HHS subpoenas 132 hospitals in a false-billing probe. Hospitals say they don't understand Medicare policy, which generally forbids payment for services involving investigational devices.
American Hospital Association says many hospitals now exclude Medicare patients from device trials. Arguing patient care and research are threatened, industry groups lobby for legislative relief.
About 25 hospitals challenge the legality of Medicare policy in a lawsuit against HHS.
A whistleblower lawsuit is partially unsealed. It alleges systematic fraud by hospitals to obtain up to $1 billion in Medicare reimbursement.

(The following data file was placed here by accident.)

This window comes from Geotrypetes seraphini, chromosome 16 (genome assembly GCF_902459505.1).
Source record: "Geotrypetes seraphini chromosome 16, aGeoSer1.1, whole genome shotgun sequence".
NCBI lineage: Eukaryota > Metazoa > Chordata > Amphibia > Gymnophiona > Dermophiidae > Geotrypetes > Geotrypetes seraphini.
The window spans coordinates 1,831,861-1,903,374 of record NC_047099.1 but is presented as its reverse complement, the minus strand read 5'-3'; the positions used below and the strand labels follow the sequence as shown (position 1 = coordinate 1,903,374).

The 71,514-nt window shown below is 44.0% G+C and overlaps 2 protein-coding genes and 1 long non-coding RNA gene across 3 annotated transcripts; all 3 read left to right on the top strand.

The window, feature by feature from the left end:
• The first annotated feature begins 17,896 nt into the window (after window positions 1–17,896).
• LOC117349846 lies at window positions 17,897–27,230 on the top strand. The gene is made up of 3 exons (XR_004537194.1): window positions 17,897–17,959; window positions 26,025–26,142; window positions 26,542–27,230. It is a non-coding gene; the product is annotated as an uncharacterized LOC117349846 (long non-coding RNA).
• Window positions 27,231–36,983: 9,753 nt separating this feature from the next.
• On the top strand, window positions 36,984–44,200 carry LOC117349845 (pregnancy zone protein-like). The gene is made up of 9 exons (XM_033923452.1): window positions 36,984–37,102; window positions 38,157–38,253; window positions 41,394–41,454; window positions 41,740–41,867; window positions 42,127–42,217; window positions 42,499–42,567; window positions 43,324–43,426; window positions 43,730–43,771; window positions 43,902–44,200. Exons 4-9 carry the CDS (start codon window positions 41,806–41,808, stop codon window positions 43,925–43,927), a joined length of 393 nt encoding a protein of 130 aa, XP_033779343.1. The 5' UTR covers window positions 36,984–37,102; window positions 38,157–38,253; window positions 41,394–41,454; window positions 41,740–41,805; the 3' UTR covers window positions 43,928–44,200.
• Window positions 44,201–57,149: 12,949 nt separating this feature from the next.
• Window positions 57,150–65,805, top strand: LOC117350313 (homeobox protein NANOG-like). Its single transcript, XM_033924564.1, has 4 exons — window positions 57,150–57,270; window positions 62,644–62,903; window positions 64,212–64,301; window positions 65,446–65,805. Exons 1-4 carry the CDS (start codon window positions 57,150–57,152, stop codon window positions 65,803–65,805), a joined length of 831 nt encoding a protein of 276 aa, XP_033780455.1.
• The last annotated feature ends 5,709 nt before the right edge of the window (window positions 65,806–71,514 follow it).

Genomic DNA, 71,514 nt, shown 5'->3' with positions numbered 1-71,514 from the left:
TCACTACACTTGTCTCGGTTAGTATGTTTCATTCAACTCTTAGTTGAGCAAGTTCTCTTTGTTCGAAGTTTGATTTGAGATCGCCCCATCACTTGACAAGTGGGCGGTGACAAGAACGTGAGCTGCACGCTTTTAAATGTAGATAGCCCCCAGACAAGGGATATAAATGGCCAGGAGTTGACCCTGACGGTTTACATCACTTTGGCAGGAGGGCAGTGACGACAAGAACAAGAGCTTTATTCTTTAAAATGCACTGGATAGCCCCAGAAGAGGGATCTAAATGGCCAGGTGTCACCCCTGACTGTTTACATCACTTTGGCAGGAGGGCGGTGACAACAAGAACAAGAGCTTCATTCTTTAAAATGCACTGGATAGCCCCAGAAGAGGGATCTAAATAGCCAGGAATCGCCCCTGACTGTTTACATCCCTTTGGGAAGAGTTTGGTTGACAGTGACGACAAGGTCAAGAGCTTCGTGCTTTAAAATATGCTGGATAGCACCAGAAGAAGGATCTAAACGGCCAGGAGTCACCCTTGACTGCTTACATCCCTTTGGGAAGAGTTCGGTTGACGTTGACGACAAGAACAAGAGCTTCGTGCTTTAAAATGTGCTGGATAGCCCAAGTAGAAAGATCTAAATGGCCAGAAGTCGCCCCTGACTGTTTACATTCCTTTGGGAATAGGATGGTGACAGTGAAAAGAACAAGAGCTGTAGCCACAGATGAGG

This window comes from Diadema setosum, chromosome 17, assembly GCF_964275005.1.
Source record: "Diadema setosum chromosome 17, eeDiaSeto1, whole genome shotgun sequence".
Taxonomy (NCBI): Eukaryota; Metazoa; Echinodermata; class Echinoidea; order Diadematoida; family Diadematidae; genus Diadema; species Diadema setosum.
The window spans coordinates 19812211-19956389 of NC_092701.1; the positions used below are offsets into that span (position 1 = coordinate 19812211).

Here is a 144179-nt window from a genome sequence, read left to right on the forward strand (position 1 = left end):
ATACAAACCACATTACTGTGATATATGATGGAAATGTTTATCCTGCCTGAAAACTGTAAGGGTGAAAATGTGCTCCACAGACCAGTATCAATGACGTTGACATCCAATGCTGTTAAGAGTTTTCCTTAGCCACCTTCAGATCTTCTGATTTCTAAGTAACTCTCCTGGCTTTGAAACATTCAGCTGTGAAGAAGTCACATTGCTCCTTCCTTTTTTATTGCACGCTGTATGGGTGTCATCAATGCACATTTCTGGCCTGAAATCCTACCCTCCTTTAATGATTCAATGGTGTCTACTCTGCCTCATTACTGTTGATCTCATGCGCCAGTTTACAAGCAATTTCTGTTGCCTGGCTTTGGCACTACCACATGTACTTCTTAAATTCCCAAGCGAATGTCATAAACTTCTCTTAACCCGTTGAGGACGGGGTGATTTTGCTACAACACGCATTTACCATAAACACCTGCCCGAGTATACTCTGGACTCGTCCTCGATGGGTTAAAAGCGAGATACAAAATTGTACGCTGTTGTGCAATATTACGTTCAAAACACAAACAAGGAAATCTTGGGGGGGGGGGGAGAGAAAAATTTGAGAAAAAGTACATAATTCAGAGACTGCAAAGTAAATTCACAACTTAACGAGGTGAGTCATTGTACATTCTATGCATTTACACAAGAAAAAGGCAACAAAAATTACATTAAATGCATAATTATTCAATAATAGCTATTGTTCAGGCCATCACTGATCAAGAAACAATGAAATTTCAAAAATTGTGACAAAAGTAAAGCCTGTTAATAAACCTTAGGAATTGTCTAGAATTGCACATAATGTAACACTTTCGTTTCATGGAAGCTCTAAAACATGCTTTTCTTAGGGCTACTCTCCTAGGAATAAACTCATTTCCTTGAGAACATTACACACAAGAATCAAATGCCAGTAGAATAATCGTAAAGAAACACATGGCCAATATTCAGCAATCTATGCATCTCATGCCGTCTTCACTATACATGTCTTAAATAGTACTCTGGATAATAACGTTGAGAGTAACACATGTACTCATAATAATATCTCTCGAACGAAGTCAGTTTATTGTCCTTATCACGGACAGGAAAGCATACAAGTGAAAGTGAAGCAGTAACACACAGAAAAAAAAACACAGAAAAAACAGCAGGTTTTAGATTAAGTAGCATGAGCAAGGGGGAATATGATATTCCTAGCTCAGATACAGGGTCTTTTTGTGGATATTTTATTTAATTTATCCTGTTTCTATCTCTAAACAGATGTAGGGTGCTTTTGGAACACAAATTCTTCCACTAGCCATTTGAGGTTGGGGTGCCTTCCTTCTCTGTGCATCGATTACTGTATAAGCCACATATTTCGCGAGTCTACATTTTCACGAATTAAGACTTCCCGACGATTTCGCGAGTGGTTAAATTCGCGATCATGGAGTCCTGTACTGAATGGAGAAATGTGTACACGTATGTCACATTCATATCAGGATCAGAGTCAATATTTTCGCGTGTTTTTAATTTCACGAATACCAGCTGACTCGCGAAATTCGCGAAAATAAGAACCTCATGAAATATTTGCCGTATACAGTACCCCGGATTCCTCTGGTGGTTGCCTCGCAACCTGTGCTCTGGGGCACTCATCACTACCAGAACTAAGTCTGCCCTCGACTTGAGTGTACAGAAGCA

Reversing policy, HHS announces Medicare will cover most devices in clinical trials.
An HHS official tells a Senate subcommittee that half of subpoenaed hospitals knew they were submitting claims for noncovered services and about 30 took steps to prevent detection. Meanwhile, Sutter Memorial Hospital in Sacramento, Calif., agrees to pay about $1.3 million to avoid prosecution under the False Claims Act.
U.S. District Court, Los Angeles, rules for the 25 hospitals, declaring the old Medicare policy void because it wasn't promulgated according to rulemaking requirements.